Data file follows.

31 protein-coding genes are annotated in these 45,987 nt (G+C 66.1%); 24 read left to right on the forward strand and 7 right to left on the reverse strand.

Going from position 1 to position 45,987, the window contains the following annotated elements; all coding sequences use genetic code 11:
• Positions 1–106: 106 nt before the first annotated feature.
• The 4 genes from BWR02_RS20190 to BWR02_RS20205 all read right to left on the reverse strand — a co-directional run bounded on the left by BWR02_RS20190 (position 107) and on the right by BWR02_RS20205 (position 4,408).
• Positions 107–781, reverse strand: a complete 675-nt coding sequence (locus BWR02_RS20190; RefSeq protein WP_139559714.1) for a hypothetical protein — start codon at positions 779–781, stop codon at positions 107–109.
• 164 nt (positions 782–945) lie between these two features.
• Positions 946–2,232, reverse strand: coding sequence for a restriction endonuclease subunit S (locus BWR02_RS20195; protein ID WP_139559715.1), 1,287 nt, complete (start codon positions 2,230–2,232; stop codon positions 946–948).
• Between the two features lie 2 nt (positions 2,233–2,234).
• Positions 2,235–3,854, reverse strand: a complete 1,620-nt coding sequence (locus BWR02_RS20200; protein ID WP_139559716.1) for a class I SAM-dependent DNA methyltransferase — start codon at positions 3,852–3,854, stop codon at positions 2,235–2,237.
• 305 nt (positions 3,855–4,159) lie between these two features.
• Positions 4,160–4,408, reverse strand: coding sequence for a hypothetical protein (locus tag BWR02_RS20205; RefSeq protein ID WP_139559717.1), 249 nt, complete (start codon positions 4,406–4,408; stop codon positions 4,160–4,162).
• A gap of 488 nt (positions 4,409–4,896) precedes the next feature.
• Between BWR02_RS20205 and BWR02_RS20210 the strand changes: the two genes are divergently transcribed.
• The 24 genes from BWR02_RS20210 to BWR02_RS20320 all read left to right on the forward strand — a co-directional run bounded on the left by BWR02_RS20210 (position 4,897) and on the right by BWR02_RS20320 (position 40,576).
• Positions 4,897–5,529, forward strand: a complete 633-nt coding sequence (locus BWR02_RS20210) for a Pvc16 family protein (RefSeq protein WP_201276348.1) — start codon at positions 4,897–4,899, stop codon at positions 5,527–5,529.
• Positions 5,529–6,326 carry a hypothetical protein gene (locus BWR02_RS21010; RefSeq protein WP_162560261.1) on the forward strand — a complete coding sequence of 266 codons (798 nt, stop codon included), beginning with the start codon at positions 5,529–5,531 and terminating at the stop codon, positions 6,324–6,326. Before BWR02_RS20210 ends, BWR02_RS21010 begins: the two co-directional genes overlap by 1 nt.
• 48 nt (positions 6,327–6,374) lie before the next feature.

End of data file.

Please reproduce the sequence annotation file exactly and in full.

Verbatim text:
31 protein-coding genes are annotated in these 45,987 nt (G+C 66.1%); 24 read left to right on the forward strand and 7 right to left on the reverse strand.

Going from position 1 to position 45,987, the window contains the following annotated elements; all coding sequences use genetic code 11:
• Positions 1–106: 106 nt before the first annotated feature.
• The 4 genes from BWR02_RS20190 to BWR02_RS20205 all read right to left on the reverse strand — a co-directional run bounded on the left by BWR02_RS20190 (position 107) and on the right by BWR02_RS20205 (position 4,408).
• Positions 107–781, reverse strand: a complete 675-nt coding sequence (locus BWR02_RS20190; RefSeq protein WP_139559714.1) for a hypothetical protein — start codon at positions 779–781, stop codon at positions 107–109.
• 164 nt (positions 782–945) lie between these two features.
• Positions 946–2,232, reverse strand: coding sequence for a restriction endonuclease subunit S (locus BWR02_RS20195; protein ID WP_139559715.1), 1,287 nt, complete (start codon positions 2,230–2,232; stop codon positions 946–948).
• Between the two features lie 2 nt (positions 2,233–2,234).
• Positions 2,235–3,854, reverse strand: a complete 1,620-nt coding sequence (locus BWR02_RS20200; protein ID WP_139559716.1) for a class I SAM-dependent DNA methyltransferase — start codon at positions 3,852–3,854, stop codon at positions 2,235–2,237.
• 305 nt (positions 3,855–4,159) lie between these two features.
• Positions 4,160–4,408, reverse strand: coding sequence for a hypothetical protein (locus tag BWR02_RS20205; RefSeq protein ID WP_139559717.1), 249 nt, complete (start codon positions 4,406–4,408; stop codon positions 4,160–4,162).
• A gap of 488 nt (positions 4,409–4,896) precedes the next feature.
• Between BWR02_RS20205 and BWR02_RS20210 the strand changes: the two genes are divergently transcribed.
• The 24 genes from BWR02_RS20210 to BWR02_RS20320 all read left to right on the forward strand — a co-directional run bounded on the left by BWR02_RS20210 (position 4,897) and on the right by BWR02_RS20320 (position 40,576).
• Positions 4,897–5,529, forward strand: a complete 633-nt coding sequence (locus BWR02_RS20210) for a Pvc16 family protein (RefSeq protein WP_201276348.1) — start codon at positions 4,897–4,899, stop codon at positions 5,527–5,529.
• Positions 5,529–6,326 carry a hypothetical protein gene (locus BWR02_RS21010; RefSeq protein WP_162560261.1) on the forward strand — a complete coding sequence of 266 codons (798 nt, stop codon included), beginning with the start codon at positions 5,529–5,531 and terminating at the stop codon, positions 6,324–6,326. Before BWR02_RS20210 ends, BWR02_RS21010 begins: the two co-directional genes overlap by 1 nt.
• 48 nt (positions 6,327–6,374) lie before the next feature.